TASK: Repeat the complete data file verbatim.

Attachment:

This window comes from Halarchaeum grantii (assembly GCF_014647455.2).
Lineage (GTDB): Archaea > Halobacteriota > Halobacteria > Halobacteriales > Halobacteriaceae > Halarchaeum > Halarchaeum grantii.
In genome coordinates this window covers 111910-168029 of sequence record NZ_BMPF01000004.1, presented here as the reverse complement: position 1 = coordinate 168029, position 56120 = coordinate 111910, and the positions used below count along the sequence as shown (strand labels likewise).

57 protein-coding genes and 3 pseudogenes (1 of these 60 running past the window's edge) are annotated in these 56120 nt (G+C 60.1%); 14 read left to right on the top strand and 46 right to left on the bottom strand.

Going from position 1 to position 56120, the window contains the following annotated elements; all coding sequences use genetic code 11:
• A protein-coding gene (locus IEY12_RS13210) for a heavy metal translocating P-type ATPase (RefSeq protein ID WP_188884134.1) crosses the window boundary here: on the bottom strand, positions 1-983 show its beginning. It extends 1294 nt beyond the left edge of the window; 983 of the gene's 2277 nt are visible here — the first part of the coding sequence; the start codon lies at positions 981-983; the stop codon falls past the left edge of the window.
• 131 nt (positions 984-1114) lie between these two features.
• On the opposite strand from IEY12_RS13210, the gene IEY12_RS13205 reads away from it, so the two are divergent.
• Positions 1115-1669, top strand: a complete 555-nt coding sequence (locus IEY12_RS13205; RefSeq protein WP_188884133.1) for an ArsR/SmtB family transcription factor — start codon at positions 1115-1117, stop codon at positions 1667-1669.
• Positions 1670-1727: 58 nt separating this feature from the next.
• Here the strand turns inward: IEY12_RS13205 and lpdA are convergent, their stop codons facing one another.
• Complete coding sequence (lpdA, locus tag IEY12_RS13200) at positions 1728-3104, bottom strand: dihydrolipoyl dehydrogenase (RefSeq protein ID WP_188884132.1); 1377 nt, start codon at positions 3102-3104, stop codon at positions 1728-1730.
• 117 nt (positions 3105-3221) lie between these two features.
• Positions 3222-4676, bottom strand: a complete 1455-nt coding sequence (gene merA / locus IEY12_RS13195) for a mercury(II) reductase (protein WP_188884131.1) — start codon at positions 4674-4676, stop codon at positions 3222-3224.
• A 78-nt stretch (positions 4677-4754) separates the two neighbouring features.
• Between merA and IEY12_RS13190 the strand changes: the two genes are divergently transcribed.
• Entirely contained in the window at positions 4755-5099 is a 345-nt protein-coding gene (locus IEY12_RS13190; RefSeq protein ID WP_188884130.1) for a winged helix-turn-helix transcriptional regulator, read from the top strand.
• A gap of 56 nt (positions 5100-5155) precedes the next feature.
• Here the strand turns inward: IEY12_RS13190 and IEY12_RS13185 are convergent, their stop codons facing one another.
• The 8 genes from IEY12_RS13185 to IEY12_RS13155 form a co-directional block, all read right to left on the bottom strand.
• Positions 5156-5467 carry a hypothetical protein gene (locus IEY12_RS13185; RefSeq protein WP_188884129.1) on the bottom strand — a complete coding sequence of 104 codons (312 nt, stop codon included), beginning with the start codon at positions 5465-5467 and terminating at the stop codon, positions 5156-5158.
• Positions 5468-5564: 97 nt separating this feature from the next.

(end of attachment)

This window comes from Halarchaeum grantii (assembly GCF_014647455.2).
Lineage (GTDB): Archaea > Halobacteriota > Halobacteria > Halobacteriales > Halobacteriaceae > Halarchaeum > Halarchaeum grantii.
In genome coordinates this window covers 111910-168029 of sequence record NZ_BMPF01000004.1, presented here as the reverse complement: position 1 = coordinate 168029, position 56120 = coordinate 111910, and the positions used below count along the sequence as shown (strand labels likewise).

57 protein-coding genes and 3 pseudogenes (1 of these 60 running past the window's edge) are annotated in these 56120 nt (G+C 60.1%); 14 read left to right on the top strand and 46 right to left on the bottom strand.

Going from position 1 to position 56120, the window contains the following annotated elements; all coding sequences use genetic code 11:
• A protein-coding gene (locus IEY12_RS13210) for a heavy metal translocating P-type ATPase (RefSeq protein ID WP_188884134.1) crosses the window boundary here: on the bottom strand, positions 1-983 show its beginning. It extends 1294 nt beyond the left edge of the window; 983 of the gene's 2277 nt are visible here — the first part of the coding sequence; the start codon lies at positions 981-983; the stop codon falls past the left edge of the window.
• 131 nt (positions 984-1114) lie between these two features.
• On the opposite strand from IEY12_RS13210, the gene IEY12_RS13205 reads away from it, so the two are divergent.
• Positions 1115-1669, top strand: a complete 555-nt coding sequence (locus IEY12_RS13205; RefSeq protein WP_188884133.1) for an ArsR/SmtB family transcription factor — start codon at positions 1115-1117, stop codon at positions 1667-1669.
• Positions 1670-1727: 58 nt separating this feature from the next.
• Here the strand turns inward: IEY12_RS13205 and lpdA are convergent, their stop codons facing one another.
• Complete coding sequence (lpdA, locus tag IEY12_RS13200) at positions 1728-3104, bottom strand: dihydrolipoyl dehydrogenase (RefSeq protein ID WP_188884132.1); 1377 nt, start codon at positions 3102-3104, stop codon at positions 1728-1730.
• 117 nt (positions 3105-3221) lie between these two features.
• Positions 3222-4676, bottom strand: a complete 1455-nt coding sequence (gene merA / locus IEY12_RS13195) for a mercury(II) reductase (protein WP_188884131.1) — start codon at positions 4674-4676, stop codon at positions 3222-3224.
• A 78-nt stretch (positions 4677-4754) separates the two neighbouring features.
• Between merA and IEY12_RS13190 the strand changes: the two genes are divergently transcribed.
• Entirely contained in the window at positions 4755-5099 is a 345-nt protein-coding gene (locus IEY12_RS13190; RefSeq protein ID WP_188884130.1) for a winged helix-turn-helix transcriptional regulator, read from the top strand.
• A gap of 56 nt (positions 5100-5155) precedes the next feature.
• Here the strand turns inward: IEY12_RS13190 and IEY12_RS13185 are convergent, their stop codons facing one another.
• The 8 genes from IEY12_RS13185 to IEY12_RS13155 form a co-directional block, all read right to left on the bottom strand.
• Positions 5156-5467 carry a hypothetical protein gene (locus IEY12_RS13185; RefSeq protein WP_188884129.1) on the bottom strand — a complete coding sequence of 104 codons (312 nt, stop codon included), beginning with the start codon at positions 5465-5467 and terminating at the stop codon, positions 5156-5158.
• Positions 5468-5564: 97 nt separating this feature from the next.